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ERIC Number: ED060001
Record Type: RIE
Publication Date: 1971-Nov
Pages: 82
Abstractor: N/A
Reference Count: 0
The Effect of Role Playing by the Culturally Disadvantaged on Attitudes toward Bidialectalism. Final Report.
Brandes, Paul D.
In an effort to motivate culturally different students to learn standard English while they remain proud of their dialect and retain it as their informal manner of speaking, 120 blacks at three grade levels role played from scripts the parts of employers, college admissions officers, and applicants. The scripts rewarded applicants who could and were proud of speaking two dialects, and penalized applicants who could speak only one dialect, even if that dialect was standard English. A control group of 120 blacks completed Ss for two three-dimensional designs, one featuring sex, grade level and role playing, the second featuring achievement, grade level and role playing. Criterion measures were (1) a semantic differential designed by this study to measure the attitudes of blacks toward bidialectalism, and (2) a series of Likert-like items testing a variety of attitudes. The semantic differential was partially successful in measuring the attitudes of blacks toward bidialectalism but needs further refinement. Blacks were favorable toward bidialectals, and role playing could motivate them to be even more favorable. Sex, achievement, and grade level were not consistent factors in influencing results, although there were indications that achievers responded more favorably than non-achievers. (Author)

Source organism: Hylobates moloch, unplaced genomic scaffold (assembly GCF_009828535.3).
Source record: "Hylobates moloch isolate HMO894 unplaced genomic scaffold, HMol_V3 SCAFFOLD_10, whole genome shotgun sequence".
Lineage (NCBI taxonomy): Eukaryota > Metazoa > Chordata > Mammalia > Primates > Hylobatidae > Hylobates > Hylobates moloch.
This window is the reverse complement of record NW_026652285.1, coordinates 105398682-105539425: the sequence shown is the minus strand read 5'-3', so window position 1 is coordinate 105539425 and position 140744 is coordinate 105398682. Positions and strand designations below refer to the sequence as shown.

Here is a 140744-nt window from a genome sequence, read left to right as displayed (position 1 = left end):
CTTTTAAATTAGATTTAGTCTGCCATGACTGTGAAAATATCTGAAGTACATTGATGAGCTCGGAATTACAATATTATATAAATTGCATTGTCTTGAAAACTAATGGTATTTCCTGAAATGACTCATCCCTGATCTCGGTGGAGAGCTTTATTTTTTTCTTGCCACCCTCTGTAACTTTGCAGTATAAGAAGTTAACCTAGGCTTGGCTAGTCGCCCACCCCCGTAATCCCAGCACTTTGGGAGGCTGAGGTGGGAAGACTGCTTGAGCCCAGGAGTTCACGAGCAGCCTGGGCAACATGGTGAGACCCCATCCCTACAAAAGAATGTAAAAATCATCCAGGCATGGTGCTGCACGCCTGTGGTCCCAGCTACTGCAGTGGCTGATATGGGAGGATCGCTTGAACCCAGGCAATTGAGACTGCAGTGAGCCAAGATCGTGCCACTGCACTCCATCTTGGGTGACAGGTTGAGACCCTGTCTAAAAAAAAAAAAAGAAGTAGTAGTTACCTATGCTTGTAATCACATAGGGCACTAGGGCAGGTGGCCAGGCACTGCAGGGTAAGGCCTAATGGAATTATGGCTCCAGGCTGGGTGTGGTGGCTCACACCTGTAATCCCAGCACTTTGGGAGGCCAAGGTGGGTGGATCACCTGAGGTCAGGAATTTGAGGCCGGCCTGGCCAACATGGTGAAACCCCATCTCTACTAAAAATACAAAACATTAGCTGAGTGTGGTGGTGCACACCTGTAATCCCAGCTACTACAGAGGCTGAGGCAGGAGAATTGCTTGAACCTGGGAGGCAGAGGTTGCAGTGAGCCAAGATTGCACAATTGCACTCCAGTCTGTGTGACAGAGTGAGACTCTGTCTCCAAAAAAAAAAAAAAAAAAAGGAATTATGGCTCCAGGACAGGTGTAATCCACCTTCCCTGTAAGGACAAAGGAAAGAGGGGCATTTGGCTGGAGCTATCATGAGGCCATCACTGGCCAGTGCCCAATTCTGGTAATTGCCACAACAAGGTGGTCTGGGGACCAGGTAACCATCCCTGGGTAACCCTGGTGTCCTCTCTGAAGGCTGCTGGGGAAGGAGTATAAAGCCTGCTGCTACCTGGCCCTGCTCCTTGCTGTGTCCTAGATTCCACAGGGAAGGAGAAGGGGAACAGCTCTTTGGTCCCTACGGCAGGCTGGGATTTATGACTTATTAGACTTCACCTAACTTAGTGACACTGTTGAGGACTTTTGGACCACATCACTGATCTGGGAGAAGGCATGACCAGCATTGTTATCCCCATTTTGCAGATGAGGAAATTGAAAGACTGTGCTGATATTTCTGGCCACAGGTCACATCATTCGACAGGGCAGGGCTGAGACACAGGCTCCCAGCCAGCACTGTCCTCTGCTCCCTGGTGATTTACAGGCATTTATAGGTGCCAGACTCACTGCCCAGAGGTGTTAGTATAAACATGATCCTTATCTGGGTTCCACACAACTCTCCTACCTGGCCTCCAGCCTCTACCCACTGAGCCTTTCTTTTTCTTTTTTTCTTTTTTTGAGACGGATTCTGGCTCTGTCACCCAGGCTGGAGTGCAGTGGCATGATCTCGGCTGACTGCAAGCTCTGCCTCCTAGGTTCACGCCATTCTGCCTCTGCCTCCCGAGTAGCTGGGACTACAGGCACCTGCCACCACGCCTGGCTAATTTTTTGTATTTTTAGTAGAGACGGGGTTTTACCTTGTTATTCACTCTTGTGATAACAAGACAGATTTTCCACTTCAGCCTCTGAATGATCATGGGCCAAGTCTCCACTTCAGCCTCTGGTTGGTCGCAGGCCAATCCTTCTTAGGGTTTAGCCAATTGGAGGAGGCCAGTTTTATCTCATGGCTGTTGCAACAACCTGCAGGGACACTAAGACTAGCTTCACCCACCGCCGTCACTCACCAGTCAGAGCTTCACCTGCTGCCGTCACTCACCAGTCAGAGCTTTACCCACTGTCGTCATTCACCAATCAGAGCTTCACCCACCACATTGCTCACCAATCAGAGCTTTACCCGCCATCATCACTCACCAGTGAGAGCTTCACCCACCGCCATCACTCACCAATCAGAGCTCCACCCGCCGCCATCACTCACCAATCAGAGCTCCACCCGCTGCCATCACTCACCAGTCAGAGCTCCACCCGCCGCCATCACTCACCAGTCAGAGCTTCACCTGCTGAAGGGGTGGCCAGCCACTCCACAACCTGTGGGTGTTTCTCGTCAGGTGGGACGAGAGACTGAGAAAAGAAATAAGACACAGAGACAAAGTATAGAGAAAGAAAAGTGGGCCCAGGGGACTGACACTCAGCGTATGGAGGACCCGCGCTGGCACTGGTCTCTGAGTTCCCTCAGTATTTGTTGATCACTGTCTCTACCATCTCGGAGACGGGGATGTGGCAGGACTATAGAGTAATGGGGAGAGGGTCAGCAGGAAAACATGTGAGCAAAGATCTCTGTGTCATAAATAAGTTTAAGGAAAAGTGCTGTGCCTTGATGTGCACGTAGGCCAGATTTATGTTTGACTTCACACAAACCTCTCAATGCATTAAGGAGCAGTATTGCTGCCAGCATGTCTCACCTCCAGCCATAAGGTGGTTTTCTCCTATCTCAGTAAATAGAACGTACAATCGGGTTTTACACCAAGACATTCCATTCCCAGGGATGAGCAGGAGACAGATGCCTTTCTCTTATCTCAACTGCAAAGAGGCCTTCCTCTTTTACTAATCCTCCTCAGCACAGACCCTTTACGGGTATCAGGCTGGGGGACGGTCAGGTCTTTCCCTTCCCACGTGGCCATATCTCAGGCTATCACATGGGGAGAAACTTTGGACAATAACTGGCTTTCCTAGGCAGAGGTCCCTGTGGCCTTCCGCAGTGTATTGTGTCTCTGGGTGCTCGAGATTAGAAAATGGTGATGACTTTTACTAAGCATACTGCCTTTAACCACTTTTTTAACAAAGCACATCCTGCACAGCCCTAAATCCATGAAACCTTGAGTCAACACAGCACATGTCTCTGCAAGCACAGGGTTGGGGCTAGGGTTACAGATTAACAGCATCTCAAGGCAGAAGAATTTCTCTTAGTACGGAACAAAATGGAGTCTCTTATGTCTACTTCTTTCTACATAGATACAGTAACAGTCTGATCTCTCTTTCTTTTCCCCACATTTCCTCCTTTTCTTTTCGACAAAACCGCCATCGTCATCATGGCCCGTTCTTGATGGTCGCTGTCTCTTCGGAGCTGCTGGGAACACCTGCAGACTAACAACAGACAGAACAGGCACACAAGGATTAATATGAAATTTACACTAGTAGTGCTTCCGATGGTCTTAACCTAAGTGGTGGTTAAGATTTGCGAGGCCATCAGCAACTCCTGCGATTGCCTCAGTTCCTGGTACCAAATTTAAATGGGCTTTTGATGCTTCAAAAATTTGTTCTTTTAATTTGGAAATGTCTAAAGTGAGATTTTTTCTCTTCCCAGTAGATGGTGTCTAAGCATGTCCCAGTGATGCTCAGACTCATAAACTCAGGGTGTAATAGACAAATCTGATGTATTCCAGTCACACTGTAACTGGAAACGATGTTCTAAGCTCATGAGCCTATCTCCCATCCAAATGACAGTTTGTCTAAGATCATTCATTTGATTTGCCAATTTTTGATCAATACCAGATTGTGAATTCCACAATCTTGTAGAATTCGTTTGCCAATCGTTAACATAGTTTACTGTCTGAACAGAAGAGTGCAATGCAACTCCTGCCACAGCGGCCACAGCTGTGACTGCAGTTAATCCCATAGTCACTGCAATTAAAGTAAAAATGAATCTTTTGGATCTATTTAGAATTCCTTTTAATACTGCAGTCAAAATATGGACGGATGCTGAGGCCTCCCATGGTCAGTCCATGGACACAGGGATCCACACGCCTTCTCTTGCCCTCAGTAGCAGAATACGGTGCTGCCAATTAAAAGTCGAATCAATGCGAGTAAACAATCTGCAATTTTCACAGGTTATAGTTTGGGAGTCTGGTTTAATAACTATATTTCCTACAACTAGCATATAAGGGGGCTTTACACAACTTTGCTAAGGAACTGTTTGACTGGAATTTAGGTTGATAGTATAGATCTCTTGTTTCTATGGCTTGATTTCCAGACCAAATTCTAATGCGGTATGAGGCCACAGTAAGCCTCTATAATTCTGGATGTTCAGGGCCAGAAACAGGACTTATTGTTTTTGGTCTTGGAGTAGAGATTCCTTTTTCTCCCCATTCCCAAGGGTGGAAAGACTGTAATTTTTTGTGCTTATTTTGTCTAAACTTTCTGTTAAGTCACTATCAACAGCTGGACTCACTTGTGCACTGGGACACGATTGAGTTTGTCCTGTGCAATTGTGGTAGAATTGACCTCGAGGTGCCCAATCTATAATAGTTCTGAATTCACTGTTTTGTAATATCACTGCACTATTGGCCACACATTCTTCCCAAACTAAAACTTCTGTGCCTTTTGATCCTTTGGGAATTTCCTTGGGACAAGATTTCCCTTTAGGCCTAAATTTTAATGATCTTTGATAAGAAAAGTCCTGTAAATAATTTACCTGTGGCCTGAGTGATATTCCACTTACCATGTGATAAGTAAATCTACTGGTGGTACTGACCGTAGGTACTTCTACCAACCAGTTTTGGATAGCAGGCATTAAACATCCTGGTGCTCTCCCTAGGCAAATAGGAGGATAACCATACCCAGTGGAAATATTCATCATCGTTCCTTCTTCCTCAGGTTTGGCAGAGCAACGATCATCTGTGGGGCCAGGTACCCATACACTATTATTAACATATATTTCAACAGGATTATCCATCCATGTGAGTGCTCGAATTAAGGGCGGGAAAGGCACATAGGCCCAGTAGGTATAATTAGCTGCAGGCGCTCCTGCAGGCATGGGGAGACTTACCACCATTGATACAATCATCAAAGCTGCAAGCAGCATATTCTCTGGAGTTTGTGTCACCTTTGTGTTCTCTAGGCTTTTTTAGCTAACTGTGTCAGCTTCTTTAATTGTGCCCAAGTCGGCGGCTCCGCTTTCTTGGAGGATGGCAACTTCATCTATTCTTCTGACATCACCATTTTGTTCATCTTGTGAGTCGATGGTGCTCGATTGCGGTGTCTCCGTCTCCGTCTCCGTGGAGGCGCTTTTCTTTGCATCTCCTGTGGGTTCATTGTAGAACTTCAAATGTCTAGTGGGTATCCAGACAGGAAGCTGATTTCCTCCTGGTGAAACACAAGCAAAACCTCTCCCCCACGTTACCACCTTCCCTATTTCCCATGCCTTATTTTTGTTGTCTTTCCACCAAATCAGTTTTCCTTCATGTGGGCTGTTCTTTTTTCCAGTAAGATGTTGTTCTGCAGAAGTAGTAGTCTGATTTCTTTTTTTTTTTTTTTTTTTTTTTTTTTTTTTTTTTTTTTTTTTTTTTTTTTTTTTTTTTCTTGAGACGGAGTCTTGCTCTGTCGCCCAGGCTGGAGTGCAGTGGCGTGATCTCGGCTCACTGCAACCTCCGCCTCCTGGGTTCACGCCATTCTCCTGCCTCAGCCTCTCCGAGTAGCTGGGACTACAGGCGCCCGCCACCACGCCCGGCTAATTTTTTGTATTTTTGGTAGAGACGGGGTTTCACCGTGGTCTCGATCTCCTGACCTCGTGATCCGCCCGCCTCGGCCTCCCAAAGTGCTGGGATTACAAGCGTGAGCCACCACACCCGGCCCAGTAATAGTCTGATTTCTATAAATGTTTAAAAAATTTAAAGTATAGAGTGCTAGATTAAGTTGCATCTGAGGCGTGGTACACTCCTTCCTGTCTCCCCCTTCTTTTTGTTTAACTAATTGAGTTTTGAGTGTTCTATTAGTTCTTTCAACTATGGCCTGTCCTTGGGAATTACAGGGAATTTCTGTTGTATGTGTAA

Publication Type: N/A
Education Level: N/A
Audience: N/A
Language: N/A
Sponsor: National Center for Educational Research and Development (DHEW/OE), Washington, DC.
Authoring Institution: North Carolina Univ., Chapel Hill.